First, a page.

The £140k Muon’s have a big over bearing presence in the show room much like if KEF had placed a museum waxwork of a polar bear there and all the other ‘products’ were sized like marmots or hyenas. It’s a statement product to show off the brand but which is not intended to be a mainstay commercial product. The aluminium case, which is made by a supplier in Coventry, goes through a molten super-forming aluminium process. The huge chunk of aluminium that is the Muon accounts its ostentatious costliness. But it’s certainly impressive – so too the fact that on arrival of the cabinets it takes a week to build in Maidstone.
The Custom Ci series of speakers that KEF make, suit a business model where lots of HiFi dealers now offer custom installs for home cinema and other applications. These are flat panel speakers that can be recessed into walls which KEF are not as well known for.
Everywhere around the premises there lies crossover circuit boards ended with connecting wires to bypass internal crossovers. It’s like an electronics engineers play den with boards marked ‘Blade 2’ or ‘Reference’. Electronic boards lying everywhere like a child would enthusiastically leave meccano on the floor, in pursuit of construction.
I was also invited into KEFs onsite anechoic chamber. The word anechoic literally means ‘free from echo’. The triangular foam sized blocks that most audiophiles know these rooms are constructed of, dissipate sound waves to a point they cannot be reflected from surfaces. Sound being dead and non reflective can then only be measured as coming from speakers. In the middle sits a platform so the speaker can be raised appropriately to test it with the fixed microphone. The floor is a wire grate with foam blocks situated underneath too and pointing upwards. All around these blocks to the side walls there is a gauze material that further stops reflections. Noticeable was the smell of glues used in this very small space.
Its extremely peculiar to hear spoken voices without sound reflection. It messes with your senses and slightly does your head in for the first ten seconds until adapting. I’d imagine this is probably one of the closest ‘messing with the body experiences’ you can do, short of getting in one of those zero gravity aircraft that train astronauts. You just don’t feel you……it’s not your voice….. they aren’t even your arms and legs. How odd!!???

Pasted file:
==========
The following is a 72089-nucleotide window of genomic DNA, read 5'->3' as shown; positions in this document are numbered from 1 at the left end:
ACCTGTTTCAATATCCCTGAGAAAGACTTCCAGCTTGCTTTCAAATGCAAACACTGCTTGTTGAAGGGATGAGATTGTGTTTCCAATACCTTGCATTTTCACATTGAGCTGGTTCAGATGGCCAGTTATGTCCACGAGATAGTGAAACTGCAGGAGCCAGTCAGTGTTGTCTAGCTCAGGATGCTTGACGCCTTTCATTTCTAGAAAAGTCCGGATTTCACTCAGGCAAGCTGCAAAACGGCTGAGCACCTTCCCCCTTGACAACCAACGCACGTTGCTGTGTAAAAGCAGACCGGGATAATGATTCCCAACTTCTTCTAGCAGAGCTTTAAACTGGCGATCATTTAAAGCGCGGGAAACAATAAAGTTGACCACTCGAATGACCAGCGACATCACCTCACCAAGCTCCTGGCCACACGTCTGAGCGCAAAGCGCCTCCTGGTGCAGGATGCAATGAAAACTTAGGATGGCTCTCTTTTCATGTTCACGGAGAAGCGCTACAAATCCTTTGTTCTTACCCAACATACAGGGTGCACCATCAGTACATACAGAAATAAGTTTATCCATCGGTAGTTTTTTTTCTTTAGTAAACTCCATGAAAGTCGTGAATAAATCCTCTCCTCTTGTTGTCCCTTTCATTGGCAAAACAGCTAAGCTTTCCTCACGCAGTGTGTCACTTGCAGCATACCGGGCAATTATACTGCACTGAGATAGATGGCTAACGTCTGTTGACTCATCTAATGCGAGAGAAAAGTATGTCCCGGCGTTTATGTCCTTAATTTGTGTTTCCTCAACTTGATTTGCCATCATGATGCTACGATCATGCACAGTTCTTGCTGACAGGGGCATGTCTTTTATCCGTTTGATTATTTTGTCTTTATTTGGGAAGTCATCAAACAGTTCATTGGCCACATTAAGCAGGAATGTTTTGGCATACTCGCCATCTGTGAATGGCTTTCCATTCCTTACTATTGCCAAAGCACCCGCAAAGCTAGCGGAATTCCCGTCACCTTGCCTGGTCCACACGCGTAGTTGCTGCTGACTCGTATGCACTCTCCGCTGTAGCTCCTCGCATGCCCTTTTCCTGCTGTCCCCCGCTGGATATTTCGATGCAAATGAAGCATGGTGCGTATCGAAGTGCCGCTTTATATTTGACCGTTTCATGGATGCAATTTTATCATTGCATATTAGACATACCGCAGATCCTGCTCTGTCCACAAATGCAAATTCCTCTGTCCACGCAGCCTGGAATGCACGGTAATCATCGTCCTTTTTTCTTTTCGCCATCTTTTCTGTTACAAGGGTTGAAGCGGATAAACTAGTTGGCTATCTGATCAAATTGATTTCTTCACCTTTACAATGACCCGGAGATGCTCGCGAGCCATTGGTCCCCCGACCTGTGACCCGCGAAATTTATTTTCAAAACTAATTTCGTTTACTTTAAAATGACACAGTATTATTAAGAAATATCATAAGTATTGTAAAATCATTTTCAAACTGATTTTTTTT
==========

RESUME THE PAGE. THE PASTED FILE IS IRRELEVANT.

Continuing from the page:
Next door is a room containing moulds and a load of speakers, which is at the opposite scale with a very high ceiling with abundant echo. By measuring speakers in both rooms, the idea is that somewhere in-between a prediction can be made of how your speakers will likely sound at home.
There is also a heritage room showing off all the early and obsolete models. Funny how we actually liked the look of those 90s style speakers with stuck on raised face plates. In a car context they are as appealing now as the wood panels stuck onto Chevy Chase’s car in the film National Lampoon’s Vacation. There is a pair of KEF Coda 7’s from the mid 90s which I remember were very well revered at the time. Also the centre 100C speaker. Off an adjoining room is a pair of the original Blade model in carbon fibre which KEF decided not to sell on account of 46,000 reasons!
Carbon Fibre Blade’s
On site KEF have a home cinema room comprising seven CI3160 THX in-wall speakers and four CI200RR THX in-ceiling speakers connected to an Arcam AVR850 AV amplifier. I was pretty amazed at how this relatively diminutive Arcam could drive all these speaker so well, but such are the virtues of its class G amplification! The room is purpose built as a room within a room and to the exact proportions for best sonics. The level of expansive accuracy was mind blowing and probably the best integrated home cinema set up I’ve heard.
The production facility is smaller than you’d think, but production meets demand using a ‘just in time’ production system. This means parts are supplied ‘just in time’ to be made and there isn’t a need to stockpile hugely. All the staff look very attentive and fastidious at their stations with check sheets everywhere, like how I’d imagine technicians milling around a watch factory, making sure nothing is done wrongly. In the middle of the production process new speakers are compared, across their frequency range, to the reference standard speakers for each model. A frequency sweep is put through the drivers to make sure there are no air leaks from the cabinets, which can apparently be detected by a characteristic chuffing noise.
Much to the dissatisfaction of forum audiophiles who talk about speakers not requiring or using good quality internal cables, the Blade 2 internals use Chord Company Rumour cable.
I’d like to thank Ron and the KEF marketing team for the opportunity of visiting the site and looking into what goes on, as I learnt a lot from the visit and I’m sure my readers would be grateful of the insight too with the photos in this article.
Wesbsite : www.international.kef.com
Contact form on the website